Doctor's Notes on Gastrointestinal Carcinoid Tumors
Gastrointestinal carcinoid tumors are abnormal masses of cells that form from neuroendocrine cells (a type of cell that is like a nerve cell and a hormone-making cell) located in the GI tract. The tumors are rare, most grow slowly, and some secrete GI hormones. Although some have no early symptoms, when symptoms do occur, they can be caused by the tumor and/or the GI hormones they secrete. Signs and symptoms may vary according to where the tumor is located and sometimes how much, if any, GI hormones they make.
- Duodenum: abdominal pain, constipation, diarrhea, change in stool color, nausea, vomiting, jaundice, heartburn
- Jejunum and ileum: abdominal pain, weight loss, bloated, fatigue, diarrhea, nausea, vomiting
- Colon: abdominal pain, weight loss
- Rectum: pain in the rectum, constipation, blood in the stool
What Are the Treatments for Gastrointestinal Carcinoid Tumors?
The treatment of these tumors may involve one or more of the following options, used alone or in combination:
- Surgery: to remove the carcinoid tumor entirely or to reduce its signs and symptoms by cutting out most of the tumor
- Medications like octreotide to block hormones secreted by the tumor
- Chemotherapy: used to kill remaining tumor cells
- Targeted drug therapy: drugs used to attack specific areas only present in certain carcinoid tumor cells
- PRRT (peptide receptor radionuclide therapy) binds to carcinoid cells and then kills cells with radiation that is part of the binding agent.
In addition, carcinoid tumors commonly spread to the liver and are then treated by surgery, arterial embolization and/or radiofrequency or cryoablation to kill carcinoid tumor cells. Your doctors can recommend a treatment plan that addresses your individual situation.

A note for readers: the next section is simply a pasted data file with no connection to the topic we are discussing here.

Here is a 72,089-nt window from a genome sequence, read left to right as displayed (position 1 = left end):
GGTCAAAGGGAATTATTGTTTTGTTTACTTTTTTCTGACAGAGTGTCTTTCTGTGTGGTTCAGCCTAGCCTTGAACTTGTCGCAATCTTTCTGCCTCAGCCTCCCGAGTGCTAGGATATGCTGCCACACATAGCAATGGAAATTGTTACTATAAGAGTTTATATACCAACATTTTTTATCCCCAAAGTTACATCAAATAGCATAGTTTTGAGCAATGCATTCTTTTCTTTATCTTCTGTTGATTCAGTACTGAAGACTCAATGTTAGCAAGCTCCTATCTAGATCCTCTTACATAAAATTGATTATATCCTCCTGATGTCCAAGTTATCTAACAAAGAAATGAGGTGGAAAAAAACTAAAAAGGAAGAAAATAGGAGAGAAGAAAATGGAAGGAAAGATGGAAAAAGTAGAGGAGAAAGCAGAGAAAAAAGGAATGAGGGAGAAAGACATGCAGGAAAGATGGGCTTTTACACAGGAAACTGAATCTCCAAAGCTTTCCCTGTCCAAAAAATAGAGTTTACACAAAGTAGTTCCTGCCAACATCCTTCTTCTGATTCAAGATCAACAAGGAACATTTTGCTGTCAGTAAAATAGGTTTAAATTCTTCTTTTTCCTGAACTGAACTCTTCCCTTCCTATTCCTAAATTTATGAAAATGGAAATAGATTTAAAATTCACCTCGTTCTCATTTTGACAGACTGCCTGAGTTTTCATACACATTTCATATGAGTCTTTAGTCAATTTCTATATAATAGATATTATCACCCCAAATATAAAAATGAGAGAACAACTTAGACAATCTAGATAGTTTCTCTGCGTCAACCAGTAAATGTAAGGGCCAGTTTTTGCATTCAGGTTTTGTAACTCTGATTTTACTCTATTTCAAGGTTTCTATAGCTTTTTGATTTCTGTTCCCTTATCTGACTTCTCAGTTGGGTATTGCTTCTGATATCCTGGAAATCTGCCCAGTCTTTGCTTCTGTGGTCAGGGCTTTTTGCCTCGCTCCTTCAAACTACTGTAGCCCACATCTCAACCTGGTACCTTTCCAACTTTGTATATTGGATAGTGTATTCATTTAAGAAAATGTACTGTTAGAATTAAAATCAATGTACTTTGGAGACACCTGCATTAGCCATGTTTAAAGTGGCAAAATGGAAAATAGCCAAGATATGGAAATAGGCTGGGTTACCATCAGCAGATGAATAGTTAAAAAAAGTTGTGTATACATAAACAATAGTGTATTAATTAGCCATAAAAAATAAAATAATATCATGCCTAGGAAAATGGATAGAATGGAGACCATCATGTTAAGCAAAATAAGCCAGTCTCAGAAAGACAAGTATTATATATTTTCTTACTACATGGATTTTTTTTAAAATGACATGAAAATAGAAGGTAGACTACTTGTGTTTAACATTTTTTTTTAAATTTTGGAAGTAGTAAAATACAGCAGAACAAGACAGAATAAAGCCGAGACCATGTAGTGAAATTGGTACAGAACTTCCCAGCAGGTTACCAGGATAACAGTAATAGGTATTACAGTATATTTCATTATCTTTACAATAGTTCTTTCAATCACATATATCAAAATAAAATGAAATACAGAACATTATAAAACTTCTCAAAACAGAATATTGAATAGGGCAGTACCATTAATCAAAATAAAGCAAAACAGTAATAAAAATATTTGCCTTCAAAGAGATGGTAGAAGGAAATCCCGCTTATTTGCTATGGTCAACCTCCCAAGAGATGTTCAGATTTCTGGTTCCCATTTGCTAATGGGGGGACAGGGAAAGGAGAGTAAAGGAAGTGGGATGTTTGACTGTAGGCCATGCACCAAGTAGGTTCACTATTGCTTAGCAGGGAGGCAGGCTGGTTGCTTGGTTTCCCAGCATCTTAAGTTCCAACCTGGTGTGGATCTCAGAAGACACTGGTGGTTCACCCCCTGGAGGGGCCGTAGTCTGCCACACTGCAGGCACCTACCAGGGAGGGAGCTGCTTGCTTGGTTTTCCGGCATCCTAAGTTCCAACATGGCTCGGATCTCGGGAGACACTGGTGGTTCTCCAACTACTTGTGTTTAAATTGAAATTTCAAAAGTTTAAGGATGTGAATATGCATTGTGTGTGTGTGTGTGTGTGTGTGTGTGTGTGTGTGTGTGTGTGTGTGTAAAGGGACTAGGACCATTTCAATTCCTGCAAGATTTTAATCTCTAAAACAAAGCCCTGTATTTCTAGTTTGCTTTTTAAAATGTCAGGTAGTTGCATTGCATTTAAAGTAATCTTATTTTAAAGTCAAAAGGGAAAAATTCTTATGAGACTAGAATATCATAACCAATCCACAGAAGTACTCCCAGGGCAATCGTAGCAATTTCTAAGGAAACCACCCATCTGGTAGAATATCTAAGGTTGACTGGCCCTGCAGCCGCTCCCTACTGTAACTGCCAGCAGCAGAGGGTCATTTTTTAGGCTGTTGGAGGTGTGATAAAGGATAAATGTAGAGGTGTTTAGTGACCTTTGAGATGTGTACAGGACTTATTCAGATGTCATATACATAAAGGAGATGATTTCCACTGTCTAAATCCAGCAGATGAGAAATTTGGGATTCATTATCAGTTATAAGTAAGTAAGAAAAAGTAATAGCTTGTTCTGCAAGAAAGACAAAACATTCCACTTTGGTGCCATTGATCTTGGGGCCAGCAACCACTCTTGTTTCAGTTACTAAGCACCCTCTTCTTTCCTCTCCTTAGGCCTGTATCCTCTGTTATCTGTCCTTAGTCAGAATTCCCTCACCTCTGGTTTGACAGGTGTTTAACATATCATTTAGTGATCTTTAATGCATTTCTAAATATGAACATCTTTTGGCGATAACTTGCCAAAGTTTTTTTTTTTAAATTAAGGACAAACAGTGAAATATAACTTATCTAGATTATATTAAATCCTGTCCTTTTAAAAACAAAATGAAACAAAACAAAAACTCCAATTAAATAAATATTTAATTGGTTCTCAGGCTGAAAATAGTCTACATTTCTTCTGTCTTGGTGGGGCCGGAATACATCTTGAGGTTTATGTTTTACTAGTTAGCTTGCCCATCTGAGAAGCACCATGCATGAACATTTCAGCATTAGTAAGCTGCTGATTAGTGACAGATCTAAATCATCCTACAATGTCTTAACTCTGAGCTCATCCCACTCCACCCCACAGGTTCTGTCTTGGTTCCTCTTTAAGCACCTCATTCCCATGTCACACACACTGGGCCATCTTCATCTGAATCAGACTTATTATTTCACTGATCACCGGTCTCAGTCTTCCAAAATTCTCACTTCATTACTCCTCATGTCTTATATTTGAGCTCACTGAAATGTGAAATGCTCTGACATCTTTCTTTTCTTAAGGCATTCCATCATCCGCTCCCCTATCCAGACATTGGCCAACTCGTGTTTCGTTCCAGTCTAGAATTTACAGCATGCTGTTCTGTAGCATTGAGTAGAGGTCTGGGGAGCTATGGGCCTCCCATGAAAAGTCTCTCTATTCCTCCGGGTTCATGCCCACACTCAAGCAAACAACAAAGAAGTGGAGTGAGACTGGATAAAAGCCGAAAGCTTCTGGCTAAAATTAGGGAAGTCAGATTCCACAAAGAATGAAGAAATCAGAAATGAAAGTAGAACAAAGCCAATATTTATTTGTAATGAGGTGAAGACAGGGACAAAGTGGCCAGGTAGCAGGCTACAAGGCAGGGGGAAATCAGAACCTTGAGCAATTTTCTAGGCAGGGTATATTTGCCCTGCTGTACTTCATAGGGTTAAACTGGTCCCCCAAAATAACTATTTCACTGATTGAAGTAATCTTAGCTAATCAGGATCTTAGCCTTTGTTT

Must Read Articles:
Can You Die from Carcinoid Syndrome?Carcinoid syndrome is caused by a neuroendocrine (carcinoid) tumor, and that may lead to liver dysfunction and death in cases where the cancer has spread (metastasized). Still, this is a cancer that responds to treatment and even in advanced stages, the five-year survival rate is almost 70 percent. Early diagnosis leads to a 97 percent survival rate.
Colon CancerColon cancer is the third most common cancer in the U.S. Get the facts on colon cancer (colorectal cancer) signs, symptoms, causes, prognosis, treatment, and prevention screening through colonoscopy.
Is Carcinoid Cancer Fatal?Small carcinoid tumors (neuroendocrine tumors) doctors catch early and remove may be completely cured. The survival rate drops to 80 percent five years after diagnosis for later-stage carcinoid tumors.
Stomach CancerStomach cancer is found in the upper digestive tract and usually begins in the lining of the stomach organ. Adenocarcinoma is the most common form of stomach cancer, and this kind of cancer tends to spread or metastasize into the adjoining tissues and organs. Risk factors include: Smoking, a diet low in fruit and vegetables, being male, a diet high in smoked and processed meats, and a prior diagnosis of pernicious anemia Treatment includes surgery, chemotherapy and radiation.
Stomach Cancer in ChildrenSymptoms of stomach cancer include stomach pain, loss of appetite, indigestion, and weight loss. Learn about diagnosis, treatment, and prognosis.
What Is the Survival Rate for Gastrointestinal Stromal Tumors?Gastrointestinal stromal tumors have a high survival rate if the cancer is caught early; 94% of people diagnosed with localized GI stromal tumors are alive five years later.
Kasper, D.L., et al., eds. Harrison's Principles of Internal Medicine, 19th Ed. United States: McGraw-Hill Education, 2015.